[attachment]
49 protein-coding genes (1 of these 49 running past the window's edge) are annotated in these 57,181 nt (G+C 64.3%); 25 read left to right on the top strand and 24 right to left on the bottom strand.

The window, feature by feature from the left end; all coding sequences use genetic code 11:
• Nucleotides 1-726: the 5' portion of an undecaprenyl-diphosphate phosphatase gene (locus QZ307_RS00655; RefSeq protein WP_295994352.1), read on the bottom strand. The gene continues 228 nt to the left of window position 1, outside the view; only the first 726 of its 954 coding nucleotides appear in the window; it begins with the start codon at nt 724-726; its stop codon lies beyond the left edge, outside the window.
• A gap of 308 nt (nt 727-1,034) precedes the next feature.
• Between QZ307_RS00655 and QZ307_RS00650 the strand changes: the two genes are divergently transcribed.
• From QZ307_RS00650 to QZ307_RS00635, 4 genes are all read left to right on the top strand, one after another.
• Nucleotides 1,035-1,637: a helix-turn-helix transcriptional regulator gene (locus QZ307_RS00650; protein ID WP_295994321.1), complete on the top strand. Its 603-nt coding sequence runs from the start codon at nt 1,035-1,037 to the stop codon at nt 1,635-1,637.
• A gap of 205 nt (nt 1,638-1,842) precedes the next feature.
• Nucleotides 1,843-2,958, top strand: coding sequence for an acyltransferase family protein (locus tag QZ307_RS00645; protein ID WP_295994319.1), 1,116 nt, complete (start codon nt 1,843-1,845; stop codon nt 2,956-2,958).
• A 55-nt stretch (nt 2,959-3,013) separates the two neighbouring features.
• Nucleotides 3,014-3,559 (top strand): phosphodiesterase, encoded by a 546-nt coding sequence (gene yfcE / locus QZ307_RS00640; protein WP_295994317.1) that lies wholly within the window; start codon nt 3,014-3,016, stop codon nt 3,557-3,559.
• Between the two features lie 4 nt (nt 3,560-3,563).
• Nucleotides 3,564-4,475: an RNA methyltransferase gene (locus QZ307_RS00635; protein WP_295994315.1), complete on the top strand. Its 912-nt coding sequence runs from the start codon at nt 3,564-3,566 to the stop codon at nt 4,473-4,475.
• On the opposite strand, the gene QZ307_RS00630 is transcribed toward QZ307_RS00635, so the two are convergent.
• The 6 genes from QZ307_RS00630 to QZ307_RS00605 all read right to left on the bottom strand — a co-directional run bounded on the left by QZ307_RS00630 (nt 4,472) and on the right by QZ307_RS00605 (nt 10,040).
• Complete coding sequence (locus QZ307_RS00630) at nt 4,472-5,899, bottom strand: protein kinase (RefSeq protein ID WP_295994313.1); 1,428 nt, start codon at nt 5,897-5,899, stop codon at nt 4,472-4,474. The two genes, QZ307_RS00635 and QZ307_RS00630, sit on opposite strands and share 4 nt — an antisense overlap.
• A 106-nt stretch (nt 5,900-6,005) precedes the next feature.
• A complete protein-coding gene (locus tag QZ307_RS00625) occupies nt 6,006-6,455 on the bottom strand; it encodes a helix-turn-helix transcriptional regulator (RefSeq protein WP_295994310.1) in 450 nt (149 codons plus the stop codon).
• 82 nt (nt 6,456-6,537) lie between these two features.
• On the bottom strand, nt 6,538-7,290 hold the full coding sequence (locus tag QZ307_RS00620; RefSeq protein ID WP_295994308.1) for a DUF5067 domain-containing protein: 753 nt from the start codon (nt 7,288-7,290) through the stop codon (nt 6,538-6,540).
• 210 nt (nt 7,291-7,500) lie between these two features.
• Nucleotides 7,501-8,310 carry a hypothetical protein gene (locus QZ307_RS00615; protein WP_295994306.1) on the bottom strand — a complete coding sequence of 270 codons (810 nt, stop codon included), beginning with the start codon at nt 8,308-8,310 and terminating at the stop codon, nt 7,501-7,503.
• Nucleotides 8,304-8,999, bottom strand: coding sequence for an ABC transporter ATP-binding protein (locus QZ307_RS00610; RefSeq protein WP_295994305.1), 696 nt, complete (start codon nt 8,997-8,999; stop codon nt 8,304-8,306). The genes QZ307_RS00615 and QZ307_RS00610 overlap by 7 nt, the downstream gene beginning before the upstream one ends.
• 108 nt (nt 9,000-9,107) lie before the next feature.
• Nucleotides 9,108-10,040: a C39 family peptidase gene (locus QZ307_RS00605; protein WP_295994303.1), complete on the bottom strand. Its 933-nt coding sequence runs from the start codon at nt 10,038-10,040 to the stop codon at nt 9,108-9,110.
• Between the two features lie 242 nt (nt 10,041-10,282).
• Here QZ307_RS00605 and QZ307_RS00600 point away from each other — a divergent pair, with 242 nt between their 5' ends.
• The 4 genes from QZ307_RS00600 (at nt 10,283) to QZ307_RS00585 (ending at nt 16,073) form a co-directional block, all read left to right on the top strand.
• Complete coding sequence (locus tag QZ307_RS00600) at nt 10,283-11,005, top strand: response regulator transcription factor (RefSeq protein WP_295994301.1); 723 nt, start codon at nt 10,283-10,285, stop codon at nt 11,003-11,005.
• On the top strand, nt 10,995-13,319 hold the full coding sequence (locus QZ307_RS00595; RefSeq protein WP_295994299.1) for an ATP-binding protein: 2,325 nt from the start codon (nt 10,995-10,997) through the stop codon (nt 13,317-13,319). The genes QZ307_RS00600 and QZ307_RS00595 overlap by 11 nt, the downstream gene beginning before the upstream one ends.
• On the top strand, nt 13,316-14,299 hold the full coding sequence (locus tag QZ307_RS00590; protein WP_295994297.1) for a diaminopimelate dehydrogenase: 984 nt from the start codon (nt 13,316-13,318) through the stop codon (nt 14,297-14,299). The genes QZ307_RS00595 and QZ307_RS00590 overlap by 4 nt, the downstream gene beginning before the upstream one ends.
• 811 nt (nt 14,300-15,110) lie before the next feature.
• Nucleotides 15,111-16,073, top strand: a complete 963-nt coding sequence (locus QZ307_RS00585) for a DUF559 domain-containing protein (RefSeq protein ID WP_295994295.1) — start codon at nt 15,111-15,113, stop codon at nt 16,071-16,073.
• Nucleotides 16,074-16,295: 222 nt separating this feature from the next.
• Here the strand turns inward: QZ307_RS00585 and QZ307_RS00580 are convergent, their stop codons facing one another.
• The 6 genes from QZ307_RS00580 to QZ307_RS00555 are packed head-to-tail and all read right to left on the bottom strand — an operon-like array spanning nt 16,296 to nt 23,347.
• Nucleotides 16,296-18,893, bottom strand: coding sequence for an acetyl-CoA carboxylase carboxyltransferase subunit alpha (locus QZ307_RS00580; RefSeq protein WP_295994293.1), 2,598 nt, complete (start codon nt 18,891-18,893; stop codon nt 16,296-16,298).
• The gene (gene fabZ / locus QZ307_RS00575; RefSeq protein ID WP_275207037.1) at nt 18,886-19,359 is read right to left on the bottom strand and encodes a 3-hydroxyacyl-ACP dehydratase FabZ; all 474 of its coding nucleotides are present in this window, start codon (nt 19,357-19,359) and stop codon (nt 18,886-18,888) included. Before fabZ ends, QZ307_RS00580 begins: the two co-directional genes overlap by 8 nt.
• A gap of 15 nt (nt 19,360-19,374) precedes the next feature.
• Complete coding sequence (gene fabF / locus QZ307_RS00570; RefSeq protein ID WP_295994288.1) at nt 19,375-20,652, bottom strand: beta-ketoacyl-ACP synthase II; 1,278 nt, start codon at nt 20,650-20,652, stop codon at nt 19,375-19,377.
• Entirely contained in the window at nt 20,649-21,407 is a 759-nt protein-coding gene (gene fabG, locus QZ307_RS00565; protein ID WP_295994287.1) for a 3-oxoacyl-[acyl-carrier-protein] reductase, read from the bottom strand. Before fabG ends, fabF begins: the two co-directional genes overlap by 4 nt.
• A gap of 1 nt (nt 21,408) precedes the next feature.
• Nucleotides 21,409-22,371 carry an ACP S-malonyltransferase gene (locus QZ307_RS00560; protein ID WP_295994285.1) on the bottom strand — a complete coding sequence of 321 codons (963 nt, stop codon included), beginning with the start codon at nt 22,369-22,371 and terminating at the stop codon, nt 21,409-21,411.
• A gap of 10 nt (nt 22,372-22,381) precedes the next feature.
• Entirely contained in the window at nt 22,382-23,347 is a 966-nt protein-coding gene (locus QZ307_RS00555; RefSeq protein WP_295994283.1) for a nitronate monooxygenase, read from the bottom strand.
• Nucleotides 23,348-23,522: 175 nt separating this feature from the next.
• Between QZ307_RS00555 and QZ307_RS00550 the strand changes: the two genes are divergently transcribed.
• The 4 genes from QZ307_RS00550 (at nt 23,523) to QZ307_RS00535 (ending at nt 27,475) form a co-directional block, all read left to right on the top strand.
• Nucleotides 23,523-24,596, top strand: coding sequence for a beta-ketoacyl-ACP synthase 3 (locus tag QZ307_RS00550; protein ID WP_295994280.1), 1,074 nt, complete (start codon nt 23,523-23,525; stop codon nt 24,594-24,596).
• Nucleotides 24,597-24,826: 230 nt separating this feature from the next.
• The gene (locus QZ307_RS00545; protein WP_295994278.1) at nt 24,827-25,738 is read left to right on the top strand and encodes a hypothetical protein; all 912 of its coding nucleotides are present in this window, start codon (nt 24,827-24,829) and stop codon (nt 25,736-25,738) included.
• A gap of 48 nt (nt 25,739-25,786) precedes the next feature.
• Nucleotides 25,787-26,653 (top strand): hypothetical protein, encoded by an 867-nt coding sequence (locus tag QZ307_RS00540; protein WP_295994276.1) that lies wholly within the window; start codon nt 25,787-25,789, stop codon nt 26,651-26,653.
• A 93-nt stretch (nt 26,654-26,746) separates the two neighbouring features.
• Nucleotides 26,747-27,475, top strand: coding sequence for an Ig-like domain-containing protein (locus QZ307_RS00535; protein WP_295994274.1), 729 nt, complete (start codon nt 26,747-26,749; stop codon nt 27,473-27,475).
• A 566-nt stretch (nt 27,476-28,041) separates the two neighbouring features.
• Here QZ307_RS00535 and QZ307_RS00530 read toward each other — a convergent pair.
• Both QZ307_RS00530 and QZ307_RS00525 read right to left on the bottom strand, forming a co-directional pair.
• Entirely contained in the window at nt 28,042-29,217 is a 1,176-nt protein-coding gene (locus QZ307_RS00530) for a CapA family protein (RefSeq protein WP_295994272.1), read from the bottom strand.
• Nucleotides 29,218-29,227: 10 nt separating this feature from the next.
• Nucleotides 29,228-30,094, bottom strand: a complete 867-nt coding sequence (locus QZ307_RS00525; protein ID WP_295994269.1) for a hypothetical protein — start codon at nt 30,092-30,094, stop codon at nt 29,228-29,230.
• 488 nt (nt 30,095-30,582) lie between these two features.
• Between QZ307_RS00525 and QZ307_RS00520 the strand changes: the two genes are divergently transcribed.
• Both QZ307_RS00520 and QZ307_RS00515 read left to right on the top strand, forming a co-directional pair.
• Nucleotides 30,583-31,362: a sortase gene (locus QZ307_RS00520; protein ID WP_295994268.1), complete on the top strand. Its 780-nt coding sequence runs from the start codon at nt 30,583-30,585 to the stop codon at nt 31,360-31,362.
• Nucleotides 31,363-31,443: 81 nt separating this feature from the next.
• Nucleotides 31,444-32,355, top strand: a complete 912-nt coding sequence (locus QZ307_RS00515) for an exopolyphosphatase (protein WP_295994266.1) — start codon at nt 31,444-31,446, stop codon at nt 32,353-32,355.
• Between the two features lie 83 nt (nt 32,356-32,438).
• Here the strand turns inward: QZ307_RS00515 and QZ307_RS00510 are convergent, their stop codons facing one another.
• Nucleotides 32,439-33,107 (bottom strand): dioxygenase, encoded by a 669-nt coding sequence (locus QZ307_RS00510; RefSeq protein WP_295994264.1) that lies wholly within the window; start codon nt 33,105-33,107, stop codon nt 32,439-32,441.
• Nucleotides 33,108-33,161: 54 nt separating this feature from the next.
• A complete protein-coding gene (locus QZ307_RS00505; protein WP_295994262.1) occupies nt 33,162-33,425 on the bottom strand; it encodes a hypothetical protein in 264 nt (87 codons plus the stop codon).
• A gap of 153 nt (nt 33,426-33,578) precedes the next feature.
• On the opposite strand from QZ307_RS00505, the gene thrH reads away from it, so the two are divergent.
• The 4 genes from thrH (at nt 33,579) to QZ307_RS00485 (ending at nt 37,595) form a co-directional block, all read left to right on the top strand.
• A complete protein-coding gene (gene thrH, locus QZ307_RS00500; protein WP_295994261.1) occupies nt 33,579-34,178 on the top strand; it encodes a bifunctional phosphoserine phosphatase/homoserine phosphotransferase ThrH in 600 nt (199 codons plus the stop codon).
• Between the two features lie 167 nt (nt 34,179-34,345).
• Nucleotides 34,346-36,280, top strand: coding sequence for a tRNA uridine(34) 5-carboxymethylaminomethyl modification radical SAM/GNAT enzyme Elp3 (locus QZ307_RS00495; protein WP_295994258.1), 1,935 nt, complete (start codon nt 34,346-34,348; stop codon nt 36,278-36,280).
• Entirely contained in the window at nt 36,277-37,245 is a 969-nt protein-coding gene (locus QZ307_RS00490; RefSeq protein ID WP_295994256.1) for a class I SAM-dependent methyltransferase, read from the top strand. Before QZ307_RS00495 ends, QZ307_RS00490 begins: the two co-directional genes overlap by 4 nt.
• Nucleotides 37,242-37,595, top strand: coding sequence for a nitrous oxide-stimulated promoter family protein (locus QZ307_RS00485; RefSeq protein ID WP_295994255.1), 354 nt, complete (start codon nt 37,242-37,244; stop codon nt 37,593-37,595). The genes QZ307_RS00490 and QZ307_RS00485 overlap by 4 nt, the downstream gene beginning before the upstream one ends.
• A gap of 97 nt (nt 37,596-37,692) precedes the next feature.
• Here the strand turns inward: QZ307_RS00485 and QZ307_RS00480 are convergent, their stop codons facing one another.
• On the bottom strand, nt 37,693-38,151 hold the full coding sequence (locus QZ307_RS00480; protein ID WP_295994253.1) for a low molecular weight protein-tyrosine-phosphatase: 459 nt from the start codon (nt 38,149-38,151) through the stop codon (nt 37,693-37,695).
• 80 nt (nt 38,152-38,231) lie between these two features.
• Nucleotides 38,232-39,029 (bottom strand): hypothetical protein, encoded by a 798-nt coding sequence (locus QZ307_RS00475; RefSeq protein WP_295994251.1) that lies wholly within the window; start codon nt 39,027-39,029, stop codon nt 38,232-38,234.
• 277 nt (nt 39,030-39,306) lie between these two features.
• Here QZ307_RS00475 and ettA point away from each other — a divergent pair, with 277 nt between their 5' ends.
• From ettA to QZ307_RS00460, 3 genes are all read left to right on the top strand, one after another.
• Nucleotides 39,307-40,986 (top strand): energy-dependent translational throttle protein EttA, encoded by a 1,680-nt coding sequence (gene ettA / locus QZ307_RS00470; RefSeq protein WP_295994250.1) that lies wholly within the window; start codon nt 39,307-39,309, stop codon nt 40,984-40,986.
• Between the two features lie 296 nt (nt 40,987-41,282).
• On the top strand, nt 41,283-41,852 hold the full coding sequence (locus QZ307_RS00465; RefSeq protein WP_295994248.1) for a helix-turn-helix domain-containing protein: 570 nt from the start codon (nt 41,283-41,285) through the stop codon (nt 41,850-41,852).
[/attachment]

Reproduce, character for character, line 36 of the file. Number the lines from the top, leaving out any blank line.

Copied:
• The 6 genes from QZ307_RS00580 to QZ307_RS00555 are packed head-to-tail and all read right to left on the bottom strand — an operon-like array spanning nt 16,296 to nt 23,347.